DFA chief ‘brought up’ Veloso case with Indonesian counterpart
JAKARTA—Finally, some bit of good news for Mary Jane Veloso.
Foreign Secretary Enrique Manalo “brought up” in his talks with his Indonesian counterpart the case of the 37-year-old Filipino death row convict, who was sentenced to die by firing squad in 2010 for drug trafficking, Press Secretary Trixie Cruz Angeles said on Monday.
“On that, we can confirm because Secretary Manalo did announce that,” Angeles replied when asked if Manalo was able to raise Veloso’s status with the Indonesian ministry of foreign affairs.
“But the talks continue. So that is the only thing that we can confirm right now,” she said in a press briefing.
Angeles, however, said President Ferdinand Marcos Jr. did not discuss the matter with Indonesian President Joko Widodo during their bilateral meeting at the Bogor Palace. The two heads of state tackled issues on regional security as well as defense and economic cooperation between the two countries.
Manalo was among the Cabinet members who accompanied the President for his three-day state visit to Indonesia, his first official state visit since assuming office on June 30.
Angeles said she could not provide more details of Manalo’s latest efforts to come to Veloso’s aid since these involved “very sensitive issues.”
She also clarified that while the Department of Foreign Affairs (DFA) would take the lead in dealing with Veloso’s case, it did not mean that the newly created Department of Migrant Workers would “defer any decision making” to the foreign department.
“As you know, it is a public matter that (Veloso) has been convicted. But our DFA continues to look for solutions (to help her),” Angeles said.
Migrant Workers Secretary Susan Ople, who is also part of the president’s delegation, earlier said that she and Manalo agreed that the DFA would take the lead in dealing with Veloso’s case since “it has the institutional memory and knowledge from the start of the case.”
The president, according to Angeles, wanted the government to “speak with one voice,” particularly on issues concerning the welfare of Filipino migrant workers and matters with diplomatic implications.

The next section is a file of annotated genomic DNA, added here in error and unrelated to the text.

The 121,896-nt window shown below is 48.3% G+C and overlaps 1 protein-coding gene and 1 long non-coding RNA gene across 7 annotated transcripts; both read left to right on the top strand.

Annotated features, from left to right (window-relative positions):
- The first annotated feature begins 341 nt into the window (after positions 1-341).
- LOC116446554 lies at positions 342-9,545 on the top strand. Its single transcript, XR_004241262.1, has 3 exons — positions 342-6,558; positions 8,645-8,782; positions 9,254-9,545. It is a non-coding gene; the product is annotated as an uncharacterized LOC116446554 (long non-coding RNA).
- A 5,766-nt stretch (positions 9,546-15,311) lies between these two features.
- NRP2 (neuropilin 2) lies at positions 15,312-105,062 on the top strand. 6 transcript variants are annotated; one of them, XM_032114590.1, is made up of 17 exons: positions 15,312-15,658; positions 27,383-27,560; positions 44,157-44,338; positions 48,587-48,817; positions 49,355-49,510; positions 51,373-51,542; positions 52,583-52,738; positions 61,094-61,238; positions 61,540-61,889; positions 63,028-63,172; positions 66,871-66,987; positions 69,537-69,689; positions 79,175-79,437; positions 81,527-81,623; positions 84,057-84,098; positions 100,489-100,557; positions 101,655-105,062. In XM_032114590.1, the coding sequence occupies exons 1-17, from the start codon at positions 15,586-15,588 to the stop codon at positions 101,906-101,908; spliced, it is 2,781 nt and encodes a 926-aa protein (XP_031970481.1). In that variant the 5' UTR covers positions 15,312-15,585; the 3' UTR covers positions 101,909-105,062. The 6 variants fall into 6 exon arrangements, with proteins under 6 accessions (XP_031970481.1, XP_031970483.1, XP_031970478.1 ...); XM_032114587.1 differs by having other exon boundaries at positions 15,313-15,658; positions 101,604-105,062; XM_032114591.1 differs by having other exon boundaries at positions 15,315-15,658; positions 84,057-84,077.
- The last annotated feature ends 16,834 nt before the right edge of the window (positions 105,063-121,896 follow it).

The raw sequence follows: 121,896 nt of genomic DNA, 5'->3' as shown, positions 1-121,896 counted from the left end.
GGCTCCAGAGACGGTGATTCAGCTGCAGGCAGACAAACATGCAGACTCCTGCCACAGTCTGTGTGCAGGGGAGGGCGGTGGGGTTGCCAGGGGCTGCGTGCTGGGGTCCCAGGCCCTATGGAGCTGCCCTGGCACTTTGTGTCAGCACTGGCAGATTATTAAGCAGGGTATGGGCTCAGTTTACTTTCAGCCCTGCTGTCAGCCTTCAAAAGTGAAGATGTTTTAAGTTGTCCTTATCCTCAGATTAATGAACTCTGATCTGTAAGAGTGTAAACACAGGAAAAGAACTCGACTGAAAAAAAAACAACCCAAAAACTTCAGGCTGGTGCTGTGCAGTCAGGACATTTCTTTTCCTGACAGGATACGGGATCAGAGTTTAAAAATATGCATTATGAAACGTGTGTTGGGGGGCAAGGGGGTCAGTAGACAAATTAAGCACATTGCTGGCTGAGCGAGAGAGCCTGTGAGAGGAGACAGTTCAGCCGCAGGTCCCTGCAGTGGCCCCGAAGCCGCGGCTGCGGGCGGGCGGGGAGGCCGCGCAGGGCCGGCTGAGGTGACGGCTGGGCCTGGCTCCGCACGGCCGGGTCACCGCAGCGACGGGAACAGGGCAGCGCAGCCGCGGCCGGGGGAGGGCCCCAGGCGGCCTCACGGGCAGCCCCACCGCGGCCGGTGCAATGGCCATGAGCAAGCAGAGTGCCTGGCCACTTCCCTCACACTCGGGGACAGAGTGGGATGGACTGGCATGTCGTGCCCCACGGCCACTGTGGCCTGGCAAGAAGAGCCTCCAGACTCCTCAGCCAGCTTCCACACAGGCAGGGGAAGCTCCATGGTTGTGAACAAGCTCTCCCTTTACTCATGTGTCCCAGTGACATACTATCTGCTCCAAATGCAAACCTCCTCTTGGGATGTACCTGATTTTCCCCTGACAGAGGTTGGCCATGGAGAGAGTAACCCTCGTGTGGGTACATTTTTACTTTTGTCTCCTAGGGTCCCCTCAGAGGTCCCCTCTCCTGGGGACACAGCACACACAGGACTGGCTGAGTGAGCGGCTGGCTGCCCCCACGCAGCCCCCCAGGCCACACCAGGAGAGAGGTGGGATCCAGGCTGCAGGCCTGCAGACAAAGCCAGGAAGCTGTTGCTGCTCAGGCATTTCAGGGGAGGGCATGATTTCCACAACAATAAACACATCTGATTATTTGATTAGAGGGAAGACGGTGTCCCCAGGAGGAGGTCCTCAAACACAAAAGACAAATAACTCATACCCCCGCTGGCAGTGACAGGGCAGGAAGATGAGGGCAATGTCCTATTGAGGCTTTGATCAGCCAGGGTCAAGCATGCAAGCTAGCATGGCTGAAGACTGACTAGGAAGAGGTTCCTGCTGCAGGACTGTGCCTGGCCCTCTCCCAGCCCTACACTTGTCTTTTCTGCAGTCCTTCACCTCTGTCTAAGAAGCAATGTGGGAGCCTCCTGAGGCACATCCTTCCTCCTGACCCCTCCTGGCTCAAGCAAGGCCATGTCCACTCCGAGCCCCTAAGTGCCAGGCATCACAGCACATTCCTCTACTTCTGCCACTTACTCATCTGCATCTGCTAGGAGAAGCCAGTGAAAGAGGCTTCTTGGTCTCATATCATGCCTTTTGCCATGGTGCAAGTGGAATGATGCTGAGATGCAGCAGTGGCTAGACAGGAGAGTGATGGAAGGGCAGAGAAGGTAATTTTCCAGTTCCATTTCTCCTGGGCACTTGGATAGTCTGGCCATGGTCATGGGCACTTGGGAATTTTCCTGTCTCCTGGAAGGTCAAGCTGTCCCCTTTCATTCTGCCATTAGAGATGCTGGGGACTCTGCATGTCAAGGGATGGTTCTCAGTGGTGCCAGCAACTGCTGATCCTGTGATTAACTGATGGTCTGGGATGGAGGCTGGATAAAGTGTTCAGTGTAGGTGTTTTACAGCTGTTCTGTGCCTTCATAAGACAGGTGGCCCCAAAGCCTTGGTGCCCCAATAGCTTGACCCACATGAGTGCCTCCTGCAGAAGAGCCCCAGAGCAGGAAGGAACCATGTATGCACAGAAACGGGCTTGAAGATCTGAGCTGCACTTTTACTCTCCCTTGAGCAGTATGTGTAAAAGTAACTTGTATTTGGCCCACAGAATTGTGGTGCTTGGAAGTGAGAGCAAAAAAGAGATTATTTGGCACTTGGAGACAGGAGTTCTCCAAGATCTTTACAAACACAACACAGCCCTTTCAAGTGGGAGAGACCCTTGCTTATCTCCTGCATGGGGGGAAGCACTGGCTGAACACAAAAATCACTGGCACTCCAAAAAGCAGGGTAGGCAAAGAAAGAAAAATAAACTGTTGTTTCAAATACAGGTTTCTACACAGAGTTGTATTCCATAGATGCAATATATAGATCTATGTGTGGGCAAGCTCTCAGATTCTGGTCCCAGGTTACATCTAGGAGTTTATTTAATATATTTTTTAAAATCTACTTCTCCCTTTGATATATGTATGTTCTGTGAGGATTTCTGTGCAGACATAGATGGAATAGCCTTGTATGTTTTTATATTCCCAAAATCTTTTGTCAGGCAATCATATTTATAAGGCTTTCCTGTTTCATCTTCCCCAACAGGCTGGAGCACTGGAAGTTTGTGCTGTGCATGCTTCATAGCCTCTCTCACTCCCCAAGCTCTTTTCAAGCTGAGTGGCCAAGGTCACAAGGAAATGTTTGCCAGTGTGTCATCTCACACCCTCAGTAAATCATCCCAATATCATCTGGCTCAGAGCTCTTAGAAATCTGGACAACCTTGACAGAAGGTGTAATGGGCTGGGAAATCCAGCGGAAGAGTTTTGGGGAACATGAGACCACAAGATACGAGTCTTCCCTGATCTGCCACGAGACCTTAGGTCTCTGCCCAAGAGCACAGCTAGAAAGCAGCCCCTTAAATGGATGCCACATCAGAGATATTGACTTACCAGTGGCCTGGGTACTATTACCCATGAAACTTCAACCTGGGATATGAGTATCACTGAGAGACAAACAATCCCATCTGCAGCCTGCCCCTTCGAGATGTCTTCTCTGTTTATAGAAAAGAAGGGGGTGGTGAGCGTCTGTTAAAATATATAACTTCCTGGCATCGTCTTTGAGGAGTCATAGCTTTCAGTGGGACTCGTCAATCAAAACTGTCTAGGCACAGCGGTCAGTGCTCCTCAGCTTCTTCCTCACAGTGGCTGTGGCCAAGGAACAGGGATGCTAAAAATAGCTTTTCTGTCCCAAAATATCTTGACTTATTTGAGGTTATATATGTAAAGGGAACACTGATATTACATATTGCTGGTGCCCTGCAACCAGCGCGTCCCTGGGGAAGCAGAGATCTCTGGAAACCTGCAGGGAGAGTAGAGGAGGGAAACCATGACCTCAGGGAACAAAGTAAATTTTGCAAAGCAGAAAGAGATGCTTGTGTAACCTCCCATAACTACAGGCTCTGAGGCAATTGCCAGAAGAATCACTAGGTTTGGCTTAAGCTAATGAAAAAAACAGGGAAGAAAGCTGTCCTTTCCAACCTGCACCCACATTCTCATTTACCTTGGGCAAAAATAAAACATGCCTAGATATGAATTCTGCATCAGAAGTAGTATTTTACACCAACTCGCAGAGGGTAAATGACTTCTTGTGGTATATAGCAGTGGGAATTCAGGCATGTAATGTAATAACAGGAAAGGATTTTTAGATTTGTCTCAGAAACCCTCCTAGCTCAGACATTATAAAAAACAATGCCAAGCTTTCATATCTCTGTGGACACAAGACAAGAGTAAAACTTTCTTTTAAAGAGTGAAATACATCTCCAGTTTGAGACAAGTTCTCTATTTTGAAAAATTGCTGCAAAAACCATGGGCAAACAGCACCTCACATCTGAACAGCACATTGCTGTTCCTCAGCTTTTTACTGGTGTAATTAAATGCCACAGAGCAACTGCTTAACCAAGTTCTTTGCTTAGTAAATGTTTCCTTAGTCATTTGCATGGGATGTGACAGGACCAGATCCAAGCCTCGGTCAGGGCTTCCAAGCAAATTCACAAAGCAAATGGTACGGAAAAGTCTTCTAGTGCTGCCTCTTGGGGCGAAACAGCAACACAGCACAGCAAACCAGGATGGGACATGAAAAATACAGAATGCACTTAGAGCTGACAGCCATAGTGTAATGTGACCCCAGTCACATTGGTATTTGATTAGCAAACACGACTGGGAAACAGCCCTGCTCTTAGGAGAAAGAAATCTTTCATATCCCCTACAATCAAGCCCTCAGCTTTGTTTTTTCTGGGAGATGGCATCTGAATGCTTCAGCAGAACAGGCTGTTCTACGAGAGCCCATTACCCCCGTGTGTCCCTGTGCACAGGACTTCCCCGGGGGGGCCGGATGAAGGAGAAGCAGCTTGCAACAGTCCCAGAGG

“They’re coequal (departments). But it is the DFA [which] must transmit that, both to the department secretaries and to the public,” she said.
This developed as Migrante International on Monday held a prayer rally outside the DFA in Pasay City as they appealed to the President to negotiate with Widodo the clemency for Veloso.
The group urged Marcos to appeal for clemency for Veloso on humanitarian grounds and to bring her home to her family.
Veloso’s father, Cesar, said the president was his family’s only hope for his daughter to regain freedom.
“We are really fighting for it, I hope he doesn’t abandon us. He’s already the third president, the last two presidents didn’t do anything. He is our only hope,” he said.
Veloso’s parents have written Marcos to ask him to speak with Widodo about Veloso’s release.
“Her case against her traffickers is moving but we don’t know when a decision will come, so we are calling on the President to find another way, he can ask for a clemency from the Indonesian president,” Migrante International spokesperson Joanna Concepcion said in a radio interview.
Concepcion said they believed that a clemency would speed up Veloso’s release from prison.
Migrante said the prayer rally was part of a series of events being organized by advocates such as Migrante International, Migrante Philippines, Church Task Force to Save Mary Jane, and Churches Witnessing with Migrants.
Hopes for Veloso’s release were raised when the first foreign trip of the President to Indonesia was announced.
Veloso’s parents, Cesar and Celia, told the Inquirer last week that their daughter was “so sure” of reuniting with them as Mr. Marcos embarked on his inaugural foreign travel.
But the convicted drug mule’s fate remained up in the air after Marcos did not even mention her case when he faced around 300 members of the Filipino community in Indonesia on Sunday.
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